So what’s the difference between wi-fi and 3-G? To connect to the internet and buy books with wi-fi you need to be someplace that has free, not password protected wireless internet. That could be your home, most coffee shops, plenty of restaurants, and of course the two major retail bookstore chains. If you don’t have a wireless router at home, you might want to consider spending the extra fifty bucks on the 3-G version.
With 3-G you don’t need to be in a wireless hotspot. Just like with the internet browser on your cell phone, you can be anywhere and connect to the internet. I’ve read stories where people have used their eReaders to send emails when their home internet was out. Only two major eReaders offer 3-G devices, and both of those provide it for free. That’s a pretty good deal since all the cell phone providers charge a monthly fee for internet connectivity. I have one, and I’ve used it to stay in touch in airports where wi-fi was fee based. With free 3-G on my eReader, why pay for wi-fi for my computer?
Last, but not least…iPad vs. dedicated eReader. This won’t take long. I’ve already told you what a dedicated eReader can do, except did I mention you can play games on it too? I’m a sudoku fan, so I downloaded a free version. Back to the topic… IMHO (in my humble opinion) the iPad is a larger version of the iPhone, without the phone part. They start at just under $500, plus a monthly fee for 3-G, compared to under $200 for either of the 3-G dedicated eReaders.
Features Comparison Chart
Features
Nook
Nook Color
Kobo
Kobo-Wireless
Sony Pocket
Sony Touch
Kindle
Backlight
N
Y
N
N
N
N
N
Touchscreen##
N
Y
N
N
Y
Y
N
Wi-fi
$149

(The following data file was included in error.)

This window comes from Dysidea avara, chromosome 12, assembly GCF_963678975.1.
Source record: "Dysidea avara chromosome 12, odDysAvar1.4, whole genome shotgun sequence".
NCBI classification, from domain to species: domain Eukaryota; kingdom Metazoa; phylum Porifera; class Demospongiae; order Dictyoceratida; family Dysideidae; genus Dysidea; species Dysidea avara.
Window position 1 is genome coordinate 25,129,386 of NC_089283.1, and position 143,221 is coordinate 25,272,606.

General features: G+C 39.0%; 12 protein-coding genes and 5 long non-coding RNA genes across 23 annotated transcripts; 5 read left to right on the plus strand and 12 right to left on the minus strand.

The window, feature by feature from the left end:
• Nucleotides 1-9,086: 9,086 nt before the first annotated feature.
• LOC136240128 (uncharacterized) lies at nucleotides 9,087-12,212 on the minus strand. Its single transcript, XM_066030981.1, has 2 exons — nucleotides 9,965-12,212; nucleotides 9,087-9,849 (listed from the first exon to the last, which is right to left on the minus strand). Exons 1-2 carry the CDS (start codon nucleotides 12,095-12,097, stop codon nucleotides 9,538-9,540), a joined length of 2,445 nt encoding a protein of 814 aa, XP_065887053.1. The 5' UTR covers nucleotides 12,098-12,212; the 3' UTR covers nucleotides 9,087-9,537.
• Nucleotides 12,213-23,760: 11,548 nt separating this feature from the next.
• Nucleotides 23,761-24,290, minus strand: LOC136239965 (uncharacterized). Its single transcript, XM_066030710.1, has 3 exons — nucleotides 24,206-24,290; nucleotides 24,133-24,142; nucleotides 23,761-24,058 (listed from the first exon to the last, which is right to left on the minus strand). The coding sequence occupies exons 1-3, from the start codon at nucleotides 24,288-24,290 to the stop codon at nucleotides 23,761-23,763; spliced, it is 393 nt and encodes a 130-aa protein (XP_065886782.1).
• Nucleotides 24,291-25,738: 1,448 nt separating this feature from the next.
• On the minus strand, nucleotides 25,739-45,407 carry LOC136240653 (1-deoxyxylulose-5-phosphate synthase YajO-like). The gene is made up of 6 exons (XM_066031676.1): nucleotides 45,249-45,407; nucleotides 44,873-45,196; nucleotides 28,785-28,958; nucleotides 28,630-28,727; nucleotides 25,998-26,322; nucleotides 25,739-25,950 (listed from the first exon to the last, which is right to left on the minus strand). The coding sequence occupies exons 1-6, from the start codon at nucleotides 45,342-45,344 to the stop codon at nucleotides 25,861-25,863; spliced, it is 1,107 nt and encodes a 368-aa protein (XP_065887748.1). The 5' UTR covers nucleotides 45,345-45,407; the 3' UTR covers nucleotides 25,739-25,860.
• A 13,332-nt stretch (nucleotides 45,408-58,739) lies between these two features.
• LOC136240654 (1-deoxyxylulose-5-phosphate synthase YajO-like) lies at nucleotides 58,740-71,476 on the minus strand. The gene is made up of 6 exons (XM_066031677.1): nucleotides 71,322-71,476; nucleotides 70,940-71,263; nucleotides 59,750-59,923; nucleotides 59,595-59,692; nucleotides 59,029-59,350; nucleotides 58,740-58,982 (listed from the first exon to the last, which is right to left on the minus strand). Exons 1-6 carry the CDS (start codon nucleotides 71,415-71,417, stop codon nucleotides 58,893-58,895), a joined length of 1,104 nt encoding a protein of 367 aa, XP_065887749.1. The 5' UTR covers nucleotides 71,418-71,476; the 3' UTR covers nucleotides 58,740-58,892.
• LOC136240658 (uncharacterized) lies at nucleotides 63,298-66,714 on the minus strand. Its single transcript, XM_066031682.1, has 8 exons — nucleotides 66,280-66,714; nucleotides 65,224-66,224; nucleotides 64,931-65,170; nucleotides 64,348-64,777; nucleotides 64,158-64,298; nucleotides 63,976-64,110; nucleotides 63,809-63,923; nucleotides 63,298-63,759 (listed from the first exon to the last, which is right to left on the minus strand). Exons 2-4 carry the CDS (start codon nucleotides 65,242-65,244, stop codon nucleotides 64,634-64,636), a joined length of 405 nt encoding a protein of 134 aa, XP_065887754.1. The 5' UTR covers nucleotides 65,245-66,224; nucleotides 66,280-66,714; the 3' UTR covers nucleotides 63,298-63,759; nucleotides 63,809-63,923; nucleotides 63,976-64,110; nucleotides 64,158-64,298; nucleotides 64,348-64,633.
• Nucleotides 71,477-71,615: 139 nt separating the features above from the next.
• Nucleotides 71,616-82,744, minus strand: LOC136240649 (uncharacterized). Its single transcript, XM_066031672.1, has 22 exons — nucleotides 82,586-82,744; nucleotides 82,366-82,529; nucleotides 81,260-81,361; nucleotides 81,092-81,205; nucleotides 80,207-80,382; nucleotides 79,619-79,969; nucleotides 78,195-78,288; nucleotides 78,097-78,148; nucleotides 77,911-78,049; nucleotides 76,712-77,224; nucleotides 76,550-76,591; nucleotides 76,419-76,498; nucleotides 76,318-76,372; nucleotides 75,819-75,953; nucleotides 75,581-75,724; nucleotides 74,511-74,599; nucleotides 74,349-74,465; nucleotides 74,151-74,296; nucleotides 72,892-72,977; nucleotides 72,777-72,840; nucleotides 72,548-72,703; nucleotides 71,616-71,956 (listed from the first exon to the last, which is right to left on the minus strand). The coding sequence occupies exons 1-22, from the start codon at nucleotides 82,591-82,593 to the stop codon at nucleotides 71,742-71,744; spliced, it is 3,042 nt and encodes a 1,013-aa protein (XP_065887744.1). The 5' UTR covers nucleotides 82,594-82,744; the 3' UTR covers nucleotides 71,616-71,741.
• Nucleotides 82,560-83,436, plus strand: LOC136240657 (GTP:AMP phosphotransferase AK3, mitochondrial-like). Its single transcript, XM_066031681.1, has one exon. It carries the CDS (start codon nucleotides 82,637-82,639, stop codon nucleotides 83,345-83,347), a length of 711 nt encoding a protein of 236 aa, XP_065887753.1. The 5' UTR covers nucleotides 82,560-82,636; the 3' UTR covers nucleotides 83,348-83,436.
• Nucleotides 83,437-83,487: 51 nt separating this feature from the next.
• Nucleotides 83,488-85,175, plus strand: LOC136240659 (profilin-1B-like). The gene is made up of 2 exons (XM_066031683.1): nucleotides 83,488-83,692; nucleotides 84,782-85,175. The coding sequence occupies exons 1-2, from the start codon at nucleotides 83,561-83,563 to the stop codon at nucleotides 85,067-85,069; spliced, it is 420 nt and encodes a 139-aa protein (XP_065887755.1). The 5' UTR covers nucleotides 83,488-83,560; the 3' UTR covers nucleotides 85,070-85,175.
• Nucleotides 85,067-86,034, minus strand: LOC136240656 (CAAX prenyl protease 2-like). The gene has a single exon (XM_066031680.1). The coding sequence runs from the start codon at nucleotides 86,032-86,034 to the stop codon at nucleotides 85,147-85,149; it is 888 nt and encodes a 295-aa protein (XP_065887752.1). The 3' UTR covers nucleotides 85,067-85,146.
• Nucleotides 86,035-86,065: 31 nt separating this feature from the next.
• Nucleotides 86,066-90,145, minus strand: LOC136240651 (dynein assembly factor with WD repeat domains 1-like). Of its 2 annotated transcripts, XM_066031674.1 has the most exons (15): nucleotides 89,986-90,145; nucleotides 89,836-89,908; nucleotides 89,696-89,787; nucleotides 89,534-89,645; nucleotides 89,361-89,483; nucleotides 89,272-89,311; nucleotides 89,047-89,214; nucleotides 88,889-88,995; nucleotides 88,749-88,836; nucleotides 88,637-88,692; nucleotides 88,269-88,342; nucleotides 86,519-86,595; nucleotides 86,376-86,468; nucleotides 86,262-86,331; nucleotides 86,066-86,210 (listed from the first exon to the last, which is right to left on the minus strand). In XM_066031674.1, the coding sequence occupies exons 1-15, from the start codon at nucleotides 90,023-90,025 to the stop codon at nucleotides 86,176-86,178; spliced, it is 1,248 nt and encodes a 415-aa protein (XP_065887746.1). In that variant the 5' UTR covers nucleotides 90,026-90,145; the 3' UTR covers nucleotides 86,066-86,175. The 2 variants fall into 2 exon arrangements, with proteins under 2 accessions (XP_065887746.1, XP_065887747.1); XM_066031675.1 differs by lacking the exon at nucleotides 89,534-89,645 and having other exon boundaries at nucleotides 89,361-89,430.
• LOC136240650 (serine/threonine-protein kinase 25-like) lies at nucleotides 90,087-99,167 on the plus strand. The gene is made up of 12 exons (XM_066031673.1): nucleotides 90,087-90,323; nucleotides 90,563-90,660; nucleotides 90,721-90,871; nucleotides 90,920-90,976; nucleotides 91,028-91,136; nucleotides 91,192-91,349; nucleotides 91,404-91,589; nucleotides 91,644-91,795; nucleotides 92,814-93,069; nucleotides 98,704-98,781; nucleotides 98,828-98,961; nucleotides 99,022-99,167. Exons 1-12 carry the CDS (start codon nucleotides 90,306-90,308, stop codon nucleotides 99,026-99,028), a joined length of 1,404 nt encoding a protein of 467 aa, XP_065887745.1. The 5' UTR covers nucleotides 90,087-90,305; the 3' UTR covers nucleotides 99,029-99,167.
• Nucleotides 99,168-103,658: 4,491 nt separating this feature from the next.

$249
N
$140
N
N
$139
3-G
$199
N
N
N
N
N
$189
Built-in
Dictionary
Y
Y
N
Y
Y
Y
Y
Memory
Card #
Y
Y
Y
Y
N
Y
N
Off-site
Storage***
N
N
N
N
N
N
Y
Photos
N
Y
N
N
N
N
N
Music
Y
Y
N
N
N
Y
Y
Text to
Speech**
N
N
N
N
N
N
Y
Book Sharing+
Y
Y
N
N
N
N
Y(soon)
Sync with other
Devices*
N
Y
N
N
N
N
Y
*Switch between reading on your eReader, your phone, or computer without losing your place.
**Device will read to you.
***Books are archived at Amazon. If you break your eReader, or lose it, your books are still there and can be downloaded again.
#Extra storage is on memory cards, or memory sticks that can be lost or damaged.
## It does have a touchscreen for ordering books.
+Both offer 14 day share between compatible devices.
Note – Many public libraries have digital and audio books available to check out. My local library uses a service that is incompatible with Kindle, but will work on my computer, or just about any of the devices listed above, as well as most smartphones and iPod touch. Check with your local library before you buy if this is a service you want to use.
For our next visit, we’ll look at how to find books for your new eReader, and which format to buy when you find them! Until then…happy shopping!